We are excited to announce our next Cascadia Diplomat Training May 11 & 12 to launch this years Cascadia Culture Week.
The Cascadia Department of Bioregion is proud to announce the completion of our first bioregional flag design workshop held in New York City, in the Laurentia Bioregion of North America. It included with attendees from three different North American bioregions and focused on how bioregional flags differ from national flags, and the importance of symbols that represent place.
[MAH-sie] — verb.
Meaning: Thanks, thank you, thankful.
Origin: French, merci thank you.
Sometimes rendered as ‘masi’, ‘mausie’ and even as “masiem”, the world was adopted from French as a way of saying ‘thanks’ or ‘thank you”, or to show that one is ‘thankful’, "wawa mahsie" ( to give thanks, to praise), “kloshe nesika mahsie kopa Saghalie Tyee" (let us pray to God), and "mahsie kopa Saghalie Tyee" (the Doxology). However, unlike French, the accent is placed on the first syllable when pronouncing the word in Chinook Wawa.
As in many languages, there is evidence in Chinook Wawa of calque, a process wherein the components of a word or phrase from one language is translated into another, preserving the direct meaning even if original source words become lost. This is evident in the expression “hayas mahsie” (thank you very much), an approximation of the French “grand merci”, both cases literally meaning ‘big thanks’.
The word saw the most use in northern British Columbia and the Yukon, and is still used in broadcast English in those areas.
Although Cascadia was never part of the French colonial claims in North America, and only one or two French ships ever visited the outer coast during the early fur trade era (the explorer-scientist La Perouse being the most significant), the French language was the main outside influence on the development of the jargon until the widespread influx of English-speaking Americans and British from the 1830s onwards. The cause of this was the important role played in the regional economy by the French-speaking Métis employees of the fur companies, including the Boston-owned Astoria Company. The Métis voyageurs were the main contact the companies had with their native suppliers and customers, and many key words of the jargon were adapted from the patois spoken by these intrepid travelers and woodsmen. The French borrowings were more widespread in the more northerly reaches of the jargon's territory, and in other areas where the voyageurs played a prominent role (including the Lower Columbia fur trade forts).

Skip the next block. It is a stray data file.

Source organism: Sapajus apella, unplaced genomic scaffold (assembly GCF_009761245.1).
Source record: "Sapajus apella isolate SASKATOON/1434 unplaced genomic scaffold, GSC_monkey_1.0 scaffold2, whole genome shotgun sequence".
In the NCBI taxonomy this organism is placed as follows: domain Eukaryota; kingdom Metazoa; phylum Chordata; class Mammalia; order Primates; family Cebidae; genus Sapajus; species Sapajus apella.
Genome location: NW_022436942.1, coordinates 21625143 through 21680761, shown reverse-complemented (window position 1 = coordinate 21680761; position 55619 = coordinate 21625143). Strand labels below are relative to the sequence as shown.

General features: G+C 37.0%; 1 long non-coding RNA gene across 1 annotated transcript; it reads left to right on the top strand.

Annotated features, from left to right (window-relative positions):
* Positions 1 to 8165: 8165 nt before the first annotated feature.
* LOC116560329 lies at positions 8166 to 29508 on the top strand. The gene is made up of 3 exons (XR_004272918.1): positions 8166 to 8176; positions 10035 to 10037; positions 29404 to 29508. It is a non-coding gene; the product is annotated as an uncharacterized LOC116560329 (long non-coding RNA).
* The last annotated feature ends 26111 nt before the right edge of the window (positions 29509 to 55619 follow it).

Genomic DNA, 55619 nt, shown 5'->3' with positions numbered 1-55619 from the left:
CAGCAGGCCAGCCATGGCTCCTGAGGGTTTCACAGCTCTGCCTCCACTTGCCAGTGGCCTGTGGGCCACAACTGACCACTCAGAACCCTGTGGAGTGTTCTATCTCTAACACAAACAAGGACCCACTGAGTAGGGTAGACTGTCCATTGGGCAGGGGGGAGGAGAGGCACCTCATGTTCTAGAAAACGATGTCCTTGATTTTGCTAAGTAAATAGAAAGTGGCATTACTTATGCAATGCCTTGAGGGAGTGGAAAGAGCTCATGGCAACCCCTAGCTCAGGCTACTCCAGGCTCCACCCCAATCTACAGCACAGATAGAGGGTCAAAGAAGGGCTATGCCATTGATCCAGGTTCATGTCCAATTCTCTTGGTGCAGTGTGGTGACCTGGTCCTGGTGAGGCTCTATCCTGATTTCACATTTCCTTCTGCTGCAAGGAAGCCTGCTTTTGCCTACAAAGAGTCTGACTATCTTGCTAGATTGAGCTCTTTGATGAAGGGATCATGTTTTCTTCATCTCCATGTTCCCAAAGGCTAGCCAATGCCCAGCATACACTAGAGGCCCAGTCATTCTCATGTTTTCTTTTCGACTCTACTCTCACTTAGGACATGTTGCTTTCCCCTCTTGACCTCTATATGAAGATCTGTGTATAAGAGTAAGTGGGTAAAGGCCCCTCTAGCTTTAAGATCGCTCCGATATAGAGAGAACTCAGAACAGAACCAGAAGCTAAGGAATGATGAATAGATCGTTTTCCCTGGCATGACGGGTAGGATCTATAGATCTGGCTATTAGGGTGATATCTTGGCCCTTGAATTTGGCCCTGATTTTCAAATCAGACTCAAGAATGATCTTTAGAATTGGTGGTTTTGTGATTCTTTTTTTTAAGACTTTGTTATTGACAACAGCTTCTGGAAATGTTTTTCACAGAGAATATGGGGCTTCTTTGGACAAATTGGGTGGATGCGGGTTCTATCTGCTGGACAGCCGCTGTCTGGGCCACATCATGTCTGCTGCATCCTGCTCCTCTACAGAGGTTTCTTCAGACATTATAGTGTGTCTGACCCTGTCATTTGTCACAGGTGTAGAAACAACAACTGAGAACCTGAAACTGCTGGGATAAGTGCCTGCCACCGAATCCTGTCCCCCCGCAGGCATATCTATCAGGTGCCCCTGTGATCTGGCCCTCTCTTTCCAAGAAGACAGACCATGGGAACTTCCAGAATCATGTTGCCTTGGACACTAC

We invite you to join us and take your volunteerism to a new level as a champion for our region, everyone living here and our future!
Klahowya Tilikum - Four simple steps to open meetings and events in #Cascadia with honor and recognition to indigenous culture, history and language
Due to the breakdown of funding talks for the planting of a border wall along the southern border, the Cascadia Department of Bioregion is forced to declare a bioregional declaration of emergency - effective immediately. Talks have stalled after Cascadian local governments have failed to fund our request for $6 billion to plant a wall of more than 30 million trees, restore streams and rivers along Cascadia's southern stretches. This tree wall is critical, and must be planted immediately, and will only take 60-500 years to mature effectively.
Cascadia Convergence has announced their submissions for workshops, presentations and performers is now open! They are looking for Cascadians who want to be involved in making the event awesome. Do you have a musical or performance act, a workshop you want to give? Just want to volunteer or take on a leadership role? Let them know!
The Cascadia Department of Bioregion is excited to share this wonderful article, audio feature and Salish Sea series created by local Seattle radio station KNKX. The Salish Sea is a defining example of bioregionalism in action, and more people need to know the power of it’s creation, and of place making.
A newly released study shows that British Columbians feel a stronger Cascadian affinity to the south than with their eastern Canadian counterparts. In total - 54 percent of British Columbians felt they had the most in common with Washington state, 18 percent picked California while just 15 per cent chose Alberta, 9% percent chose Ontaria, and less than 3% chose Manitoba, Saskatchewan or another Canadian area.
A decade into the 21st century, the world of books, the world of the arts, the world of criticism have all been caught up in violent, unpredictable change. A large part of this change has been unleashed by a continual stream of technological innovations that impact our daily lives and even our personal as well as professional relationships. Technology is changing how we read and what we read, is challenging the very forms and genres in which we write, and is making criticism and reflection more valuable and necessary than it's ever been.